Just One Look
It would be easy to think of Doris Troy as the singer who had one great song, "Just One Look," and then dropped out of sight...except that's far from the truth. Looking further, she had another hit as a songwriter and yet another as an unnamed guest vocalist; later she was associated with the two most popular and accomplished rock groups of all time. Her incredible hit from the summer of 1963 was simply the most obvious component, a calling card of sorts that opened other doors as time went by in a career that ran on solid footing for more than 30 years and is still celebrated on the stage years after her 2004 passing.
The daughter of a minister, Doris Higginsen grew up in the Bronx and was bitten by the performing bug around 1953 when, at age 16, she worked as an usher at Harlem's Apollo Theater, seeing some of the era's greatest rhythm and blues stars up close. Later in the decade, Doris was in The Gospelaires with singing sisters Dee Dee and Dionne Warwick, performing at the Apollo where she had worked in the aisles just a few years earlier. She was the sole woman in a four-member jazz vocal group called The Halos while composing songs as Doris Payne (using her grandmother's last name); she and Frank Augustus came up with "How About That," a late '59 hit for Dee Clark. Technically possessing a contralto singing voice, her first recorded single for Everest Records, "I Want to Be Loved (But Only By You)," revealed a youthful sound, though her lower register is nonetheless evident. This pop tune was followed by a much more soulful effort, "Foolish Decision" with Doc Bagby's orchestra on the Shirley label. Both records appeared in 1960 under the Doris Payne name.
She joined Baltimore native Gregory Carroll, who'd started his career with The Four Buddies ("I Will Wait" was the group's big R&B hit in 1951) and made solo records in 1960 for the Okeh and Epic labels. The two recorded as Jay and Dee (Gregory, his real first name John, was "Jay" and Doris was "Dee") on "What a Night, Night, Night" for Arliss Records in 1961. Opting for a more steady paycheck as a background vocalist, Doris sang behind many N.Y.-based artists including some of Atlantic's best, among them The Drifters and Solomon Burke. While doing some sessions for Scepter/Wand Records, she contributed the spoken line (which also happens to be the title) of "Tell Him I'm Not Home," an early 1963 hit for Chuck Jackson, but wasn't credited for it.
Payne's demonstration recording of "Just One Look" came soon afterwards in the hopes this latest song, which she'd cowritten with Carroll, would be picked up by an established singer. Taking it to Jerry Wexler at Atlantic, she found he had another idea: release it as-is! She changed her name one more time, going with Doris Troy (after Helen of Troy from Greek mythology) while continuing to use Payne for songwriting credits. The single hit the pop top ten in July and had a ten-week run in the R&B top ten. The next two singles showed promise: "Tomorrow is Another Day," backed with "What'cha Gonna Do About It" (another Payne-Carroll song), was followed in early '64 by "Please Little Angel" (penned by Gregory, Doris, Nick Ashford and Valerie Simpson), but nothing rose higher than Billboard "Bubbling Under" territory.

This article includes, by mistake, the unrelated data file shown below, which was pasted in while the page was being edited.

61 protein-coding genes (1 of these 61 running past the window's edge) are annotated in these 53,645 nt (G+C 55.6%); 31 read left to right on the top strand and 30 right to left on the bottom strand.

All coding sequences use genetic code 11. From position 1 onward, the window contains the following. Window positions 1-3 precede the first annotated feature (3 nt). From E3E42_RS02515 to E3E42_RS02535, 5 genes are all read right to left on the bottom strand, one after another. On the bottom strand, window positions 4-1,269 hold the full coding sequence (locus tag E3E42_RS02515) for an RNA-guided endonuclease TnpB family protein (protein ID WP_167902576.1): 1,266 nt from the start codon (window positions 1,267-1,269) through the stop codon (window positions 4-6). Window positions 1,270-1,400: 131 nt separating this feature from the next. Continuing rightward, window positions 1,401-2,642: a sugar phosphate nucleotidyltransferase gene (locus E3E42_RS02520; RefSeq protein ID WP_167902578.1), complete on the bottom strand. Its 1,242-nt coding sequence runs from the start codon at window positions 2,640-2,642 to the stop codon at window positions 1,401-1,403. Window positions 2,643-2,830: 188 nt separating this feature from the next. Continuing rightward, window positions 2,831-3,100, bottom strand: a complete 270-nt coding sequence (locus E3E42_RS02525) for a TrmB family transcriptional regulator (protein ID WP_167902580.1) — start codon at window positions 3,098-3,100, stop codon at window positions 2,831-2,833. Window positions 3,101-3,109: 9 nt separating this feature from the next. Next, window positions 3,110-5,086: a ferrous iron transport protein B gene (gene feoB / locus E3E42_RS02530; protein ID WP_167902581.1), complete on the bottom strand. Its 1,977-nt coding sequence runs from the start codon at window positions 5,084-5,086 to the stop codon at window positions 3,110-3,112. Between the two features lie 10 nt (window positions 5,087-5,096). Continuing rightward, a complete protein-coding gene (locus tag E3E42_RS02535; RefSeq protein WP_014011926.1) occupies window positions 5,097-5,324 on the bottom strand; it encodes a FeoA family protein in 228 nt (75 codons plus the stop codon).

In England, "What'cha Gonna Do About It" was the song that caught on. "Just One Look" became a huge hit in the early months of 1964, but it wasn't her version that made it, rather a cover by The Hollies that reached number two in March. "Hurry" was the fourth and final Atlantic single, after which she made a trip to the U.K., appeared on an April 1965 installment of Ready Steady Go! (and again in February '66 on a return trip) and did some studio singing behind Dusty Springfield. Returning to the States, she made "I'll Do Anything" in mid-'66 with the up-and-coming producing team of Kenny Gamble and Leon Huff, yet fate frowned on this infectious effort (because a song can't catch on if very few people hear it!). A one-off for Capitol, "Face Up to the Truth" (writer credit this time to Troy, not Payne), appeared late the following year and was similarly ignored.
For Doris, it became an issue of going where she felt more appreciated, so it was off to England in 1969, where she landed a gig singing on The Rolling Stones' "You Can't Always Get What You Want" for the band's album Let it Bleed (Jersey girl Madeline Bell, who'd also worked with Dusty, was on the track as well). She was signed to The Beatles' recently-founded Apple label and worked extensively with George Harrison (who admitted being a big fan of Doris); the two wrote "Ain't That Cute" on the fly and her self-titled Apple album featured an all-star studio lineup (Ringo, Eric Clapton, Billy Preston and others). Then she helped out on George's chart-topping All Things Must Pass LP. She remained in England through the mid-'70s, performing gospel and pop music, eventually gaining a nickname among British fans: "Mama Soul."
Upon returning to the U.S., Doris was booked in Las Vegas and made an appearance as a piano player in the 1975 film That's the Way of the World. There were a couple of singles for the Midsong International label (one of them a 1976 cover of The Eagles' "Lyin' Eyes"). By the early 1980s, the timing seemed right to present the story of her life...as an off-Broadway musical! Her sister, Vy Higginsen, and Vy's husband, Ken Wydro, wrote the script for Mama, I Want to Sing!, which featured a number of pop and gospel songs associated with Doris. She starred in the original production (playing the role of her mother) that opened in March 1983 in a small Harlem theater and has been performed in various stage productions ever since. So, come on...did the world really get "Just One Look" at Doris Troy? Hardly!